The Montreal Canadiens are in a difficult position. They have a number of talented young players on their roster, in addition to a number of outstanding veterans as well. The issue is that while they have plenty of good pieces, they’re missing a few truly elite stars to help get them over that Stanley Cup-sized hump. While they’ve taken steps in recent drafts to stockpile prospects in those weaker areas, it’s going to be a few years before they’re ready to make a full-time leap to NHL duty.
In the meantime, they can continue working on their rebuild or retooling or whatever it is that you want to call it. Part of that needs to involve moving out some of the older pieces on the roster and bringing in younger options to play. If the team isn’t going to be a full-on contender, the least they can do is provide ice time for developing players to help mould them into key pieces later on down the road.
Taking it a step beyond that, if the Canadiens want to foster a winning environment for their prospects and young free-agent signees, stocking the cupboard in the AHL and creating a contender for the Calder Cup is a good starting point.
Enter 23-year-old Jordan Subban, who is set to hit the free-agent market this off-season after the Los Angeles Kings declined to qualify him. The former Vancouver draft pick became a very good player in the AHL over the course of his entry-level contract, and despite going to free agency he has a highly appealing skill set that should catch the eye of the Canadiens.
He had a down year in the AHL last year, playing just 52 games between Utica and Ontario and notching four goals and nine assists with 66 penalty minutes. Even with those lowered offensive totals, Subban still outproduced all but two defenders from the Laval Rocket roster last year while missing 20 games of action.
In his first two years with Utica, Subban posted 11- and 16-goal seasons in addition to having 25 and 20 assists, respectively. Those numbers placed him in the top five on the team in scoring, which isn’t an easy feat, especially as a defenceman, and as a rookie in that first year as well. Compared to his defensive teammates in those two seasons, Subban stood out as one of the better point-producers on the blue line, while also handling heavy minutes.
The two graphs above chart how many primary points (goals or primary assists) a player had versus how much (estimated) time on ice. So the further to the right a player is, the more time he spends on the ice per game, while the further up, the more primary points they produce per 60 minutes.
In both of his first two seasons, Subban was a major leader in ice time per game, while also being one of their most effective offensive producers overall. While he was slightly behind in P1/60 in his rookie year, it is worth noting how many more total minutes he played compared to his teammates.
There’s definite talent there, and at just 23 years of age he’s proven to be a valuable commodity in the AHL, and at the very least he can be a great addition at that level.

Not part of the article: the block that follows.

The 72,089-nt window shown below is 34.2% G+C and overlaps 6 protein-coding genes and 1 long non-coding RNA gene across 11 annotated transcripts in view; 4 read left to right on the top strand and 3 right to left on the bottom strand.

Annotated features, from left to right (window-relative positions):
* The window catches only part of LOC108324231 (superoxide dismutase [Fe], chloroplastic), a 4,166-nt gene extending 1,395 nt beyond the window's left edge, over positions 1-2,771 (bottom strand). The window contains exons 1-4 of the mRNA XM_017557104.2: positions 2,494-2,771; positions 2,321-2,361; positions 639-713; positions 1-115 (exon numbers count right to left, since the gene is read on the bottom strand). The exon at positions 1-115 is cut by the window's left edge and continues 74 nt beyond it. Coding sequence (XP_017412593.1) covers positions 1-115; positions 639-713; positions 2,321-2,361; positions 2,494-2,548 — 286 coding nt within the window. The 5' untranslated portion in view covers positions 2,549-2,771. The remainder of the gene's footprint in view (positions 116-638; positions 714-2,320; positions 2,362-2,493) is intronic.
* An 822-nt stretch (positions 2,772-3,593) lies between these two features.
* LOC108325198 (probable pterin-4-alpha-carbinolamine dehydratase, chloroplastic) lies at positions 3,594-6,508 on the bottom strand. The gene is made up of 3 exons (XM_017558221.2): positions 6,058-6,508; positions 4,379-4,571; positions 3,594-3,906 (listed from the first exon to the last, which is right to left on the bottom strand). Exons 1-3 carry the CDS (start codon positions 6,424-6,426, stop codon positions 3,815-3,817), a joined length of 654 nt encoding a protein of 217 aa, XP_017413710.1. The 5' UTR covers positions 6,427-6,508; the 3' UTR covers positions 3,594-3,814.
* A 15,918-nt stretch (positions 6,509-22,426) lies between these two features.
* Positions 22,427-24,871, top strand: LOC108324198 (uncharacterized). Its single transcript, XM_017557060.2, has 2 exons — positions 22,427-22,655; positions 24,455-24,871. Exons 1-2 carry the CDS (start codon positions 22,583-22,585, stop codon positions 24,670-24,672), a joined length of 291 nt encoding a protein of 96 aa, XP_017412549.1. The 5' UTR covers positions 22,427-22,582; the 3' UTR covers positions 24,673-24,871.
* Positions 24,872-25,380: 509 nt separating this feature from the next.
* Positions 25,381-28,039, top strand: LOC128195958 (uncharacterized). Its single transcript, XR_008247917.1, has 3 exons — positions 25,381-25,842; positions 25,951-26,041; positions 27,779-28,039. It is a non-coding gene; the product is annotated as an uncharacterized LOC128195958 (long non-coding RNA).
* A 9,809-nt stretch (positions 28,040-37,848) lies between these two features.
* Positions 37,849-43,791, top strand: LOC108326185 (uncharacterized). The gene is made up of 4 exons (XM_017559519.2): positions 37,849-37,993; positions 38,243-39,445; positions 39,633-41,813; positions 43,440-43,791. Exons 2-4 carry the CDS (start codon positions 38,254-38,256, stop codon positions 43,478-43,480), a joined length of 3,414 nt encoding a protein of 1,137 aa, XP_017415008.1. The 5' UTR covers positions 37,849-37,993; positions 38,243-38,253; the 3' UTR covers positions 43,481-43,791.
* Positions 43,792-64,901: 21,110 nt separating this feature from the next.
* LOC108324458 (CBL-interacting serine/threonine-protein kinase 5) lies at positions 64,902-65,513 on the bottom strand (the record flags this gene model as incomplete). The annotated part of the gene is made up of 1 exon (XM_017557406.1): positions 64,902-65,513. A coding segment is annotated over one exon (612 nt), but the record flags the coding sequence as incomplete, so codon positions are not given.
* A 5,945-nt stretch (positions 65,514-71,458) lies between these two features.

So what does this all mean for the Montreal Canadiens?
Currently it means that signing Subban would add another body to the right-side defensive depth that features two standouts in Jeff Petry and Shea Weber at the top and the developing Noah Juulsen, who broke into the NHL last year, making his case for a spot.
Factor in the presence of Jordie Benn and Brett Lernout and it complicates things a bit further, unless the Habs decide to use Subban as an in-between type player. Similar to Mark Barberio a few years ago, the Canadiens should utilize Subban as their AHL standout who can be brought into the NHL lineup as needed.
Presently the only right-handed defenceman tentatively penciled in for the Laval Rocket is the aforementioned Lernout. Adding Subban gives them a dynamic puck-mover who can score, and take some pressure off Matt Taormina, who was their primary driver last year.
With an influx of talented forwards coming in this year from previous drafts, loading up the AHL club to make a deep run at the Calder Cup should be an easy choice for the Canadiens as an organization. It gives their prospects valuable experience before moving up, and allows the organization to take stock of their development during key situations.
For the NHL club, signing Subban is an almost zero-risk move, with a massive upside to it. He’s a young, dynamic defender who can score goals, and will likely cost the league minimum ($650,000 for 2018-19) to sign. If the Habs are indeed selling off assets and headed toward an on-the-fly rebuild, shipping out players like Benn or David Schlemko to open a roster spot for Subban is smart business.
If the team is going to lose games while stockpiling picks and prospects, utilizing younger players to see where they are at in development instead of older veterans who are a known quantity is the smart long-term play. We know exactly what players like Benn and Schlemko are, so what harm is there in giving a 23-year-old with an offensive pedigree and good AHL numbers a shot in the NHL? If he isn’t working out, chances are they can sneak him through waivers and he can play a major role for the AHL club. It’s a situation where there is no apparent downside for any group involved.